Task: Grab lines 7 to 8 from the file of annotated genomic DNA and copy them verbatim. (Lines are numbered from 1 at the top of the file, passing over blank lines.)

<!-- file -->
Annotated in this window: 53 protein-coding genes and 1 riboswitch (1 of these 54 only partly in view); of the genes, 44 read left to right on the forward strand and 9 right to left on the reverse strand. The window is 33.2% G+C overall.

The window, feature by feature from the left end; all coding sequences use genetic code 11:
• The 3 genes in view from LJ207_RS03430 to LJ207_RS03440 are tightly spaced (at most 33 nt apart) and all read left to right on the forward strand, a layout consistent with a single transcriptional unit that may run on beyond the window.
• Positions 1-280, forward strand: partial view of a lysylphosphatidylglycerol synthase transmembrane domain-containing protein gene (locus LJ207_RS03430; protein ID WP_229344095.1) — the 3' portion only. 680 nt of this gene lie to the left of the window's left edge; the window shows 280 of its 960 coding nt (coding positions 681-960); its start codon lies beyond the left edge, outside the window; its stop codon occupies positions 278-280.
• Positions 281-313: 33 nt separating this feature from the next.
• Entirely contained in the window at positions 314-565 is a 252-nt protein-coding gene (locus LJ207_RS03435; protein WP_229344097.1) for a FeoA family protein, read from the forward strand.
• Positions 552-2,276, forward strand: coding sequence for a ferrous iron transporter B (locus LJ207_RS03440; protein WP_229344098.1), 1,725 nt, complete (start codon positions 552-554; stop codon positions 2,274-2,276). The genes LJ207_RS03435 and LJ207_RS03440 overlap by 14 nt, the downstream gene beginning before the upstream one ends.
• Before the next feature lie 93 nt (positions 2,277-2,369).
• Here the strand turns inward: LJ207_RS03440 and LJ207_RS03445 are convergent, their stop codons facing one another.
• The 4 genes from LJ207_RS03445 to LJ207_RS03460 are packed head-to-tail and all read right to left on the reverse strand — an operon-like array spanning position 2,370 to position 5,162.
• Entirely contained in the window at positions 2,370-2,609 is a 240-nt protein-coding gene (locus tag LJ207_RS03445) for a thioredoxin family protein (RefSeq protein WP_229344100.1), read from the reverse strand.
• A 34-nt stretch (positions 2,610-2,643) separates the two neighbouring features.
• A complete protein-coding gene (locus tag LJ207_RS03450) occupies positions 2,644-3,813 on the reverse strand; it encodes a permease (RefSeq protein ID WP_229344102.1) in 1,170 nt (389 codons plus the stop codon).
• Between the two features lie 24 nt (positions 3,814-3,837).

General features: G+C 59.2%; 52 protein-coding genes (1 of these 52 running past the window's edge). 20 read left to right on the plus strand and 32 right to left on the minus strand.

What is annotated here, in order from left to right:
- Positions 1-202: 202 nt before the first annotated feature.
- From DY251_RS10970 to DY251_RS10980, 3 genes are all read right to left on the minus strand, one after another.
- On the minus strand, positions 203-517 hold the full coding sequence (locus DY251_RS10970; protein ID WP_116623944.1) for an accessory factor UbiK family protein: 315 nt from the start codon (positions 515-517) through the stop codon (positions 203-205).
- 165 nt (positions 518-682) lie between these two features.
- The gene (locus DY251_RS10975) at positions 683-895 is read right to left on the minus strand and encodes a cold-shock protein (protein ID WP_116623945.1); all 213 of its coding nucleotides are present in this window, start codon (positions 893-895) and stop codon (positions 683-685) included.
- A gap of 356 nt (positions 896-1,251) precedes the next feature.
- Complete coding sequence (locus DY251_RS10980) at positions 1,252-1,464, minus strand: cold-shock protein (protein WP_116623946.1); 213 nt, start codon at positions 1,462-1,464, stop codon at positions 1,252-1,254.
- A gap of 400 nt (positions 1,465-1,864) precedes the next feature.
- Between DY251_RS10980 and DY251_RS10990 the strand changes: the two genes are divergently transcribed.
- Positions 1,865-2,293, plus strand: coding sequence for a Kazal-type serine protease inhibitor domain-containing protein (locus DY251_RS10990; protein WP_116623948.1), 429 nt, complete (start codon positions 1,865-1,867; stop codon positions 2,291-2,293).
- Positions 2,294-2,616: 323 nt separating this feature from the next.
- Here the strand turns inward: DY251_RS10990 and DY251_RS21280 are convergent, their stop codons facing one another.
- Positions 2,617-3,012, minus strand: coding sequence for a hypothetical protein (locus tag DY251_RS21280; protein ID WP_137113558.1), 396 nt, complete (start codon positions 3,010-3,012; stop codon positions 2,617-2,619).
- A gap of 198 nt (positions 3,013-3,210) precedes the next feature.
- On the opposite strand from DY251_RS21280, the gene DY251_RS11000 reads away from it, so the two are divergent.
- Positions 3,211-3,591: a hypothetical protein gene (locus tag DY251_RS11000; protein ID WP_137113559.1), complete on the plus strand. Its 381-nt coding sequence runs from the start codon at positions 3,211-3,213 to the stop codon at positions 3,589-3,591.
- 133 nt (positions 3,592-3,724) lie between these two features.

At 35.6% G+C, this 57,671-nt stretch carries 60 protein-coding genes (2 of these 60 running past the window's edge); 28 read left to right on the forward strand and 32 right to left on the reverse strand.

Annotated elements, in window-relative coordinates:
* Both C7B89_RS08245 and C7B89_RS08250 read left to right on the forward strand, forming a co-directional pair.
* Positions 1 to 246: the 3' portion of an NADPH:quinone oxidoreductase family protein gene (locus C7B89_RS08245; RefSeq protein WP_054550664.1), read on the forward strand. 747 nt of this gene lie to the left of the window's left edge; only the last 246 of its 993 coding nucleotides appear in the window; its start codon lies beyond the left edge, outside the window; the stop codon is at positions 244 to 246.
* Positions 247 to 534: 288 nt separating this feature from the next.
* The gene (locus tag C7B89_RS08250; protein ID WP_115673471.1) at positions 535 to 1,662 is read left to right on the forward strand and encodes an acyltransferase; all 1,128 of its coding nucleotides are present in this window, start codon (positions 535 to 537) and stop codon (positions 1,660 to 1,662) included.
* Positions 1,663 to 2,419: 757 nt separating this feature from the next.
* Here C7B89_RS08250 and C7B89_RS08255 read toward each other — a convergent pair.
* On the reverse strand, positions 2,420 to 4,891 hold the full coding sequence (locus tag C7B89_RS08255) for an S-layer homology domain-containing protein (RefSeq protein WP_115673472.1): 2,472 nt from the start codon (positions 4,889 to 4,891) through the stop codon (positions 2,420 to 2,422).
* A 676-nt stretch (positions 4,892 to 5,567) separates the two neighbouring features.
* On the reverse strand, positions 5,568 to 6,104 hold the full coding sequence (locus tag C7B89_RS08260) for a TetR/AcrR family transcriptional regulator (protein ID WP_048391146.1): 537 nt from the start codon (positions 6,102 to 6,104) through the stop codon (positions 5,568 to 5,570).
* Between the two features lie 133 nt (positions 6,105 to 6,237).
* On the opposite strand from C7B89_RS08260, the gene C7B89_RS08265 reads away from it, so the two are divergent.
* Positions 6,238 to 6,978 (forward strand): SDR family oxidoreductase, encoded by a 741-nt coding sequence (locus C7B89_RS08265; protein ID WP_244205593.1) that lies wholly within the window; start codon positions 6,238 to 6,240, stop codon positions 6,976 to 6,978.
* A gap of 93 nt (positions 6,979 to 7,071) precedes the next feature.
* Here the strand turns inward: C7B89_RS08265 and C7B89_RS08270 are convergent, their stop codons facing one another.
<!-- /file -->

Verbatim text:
• Positions 552-2,276, forward strand: coding sequence for a ferrous iron transporter B (locus LJ207_RS03440; protein WP_229344098.1), 1,725 nt, complete (start codon positions 552-554; stop codon positions 2,274-2,276). The genes LJ207_RS03435 and LJ207_RS03440 overlap by 14 nt, the downstream gene beginning before the upstream one ends.
• Before the next feature lie 93 nt (positions 2,277-2,369).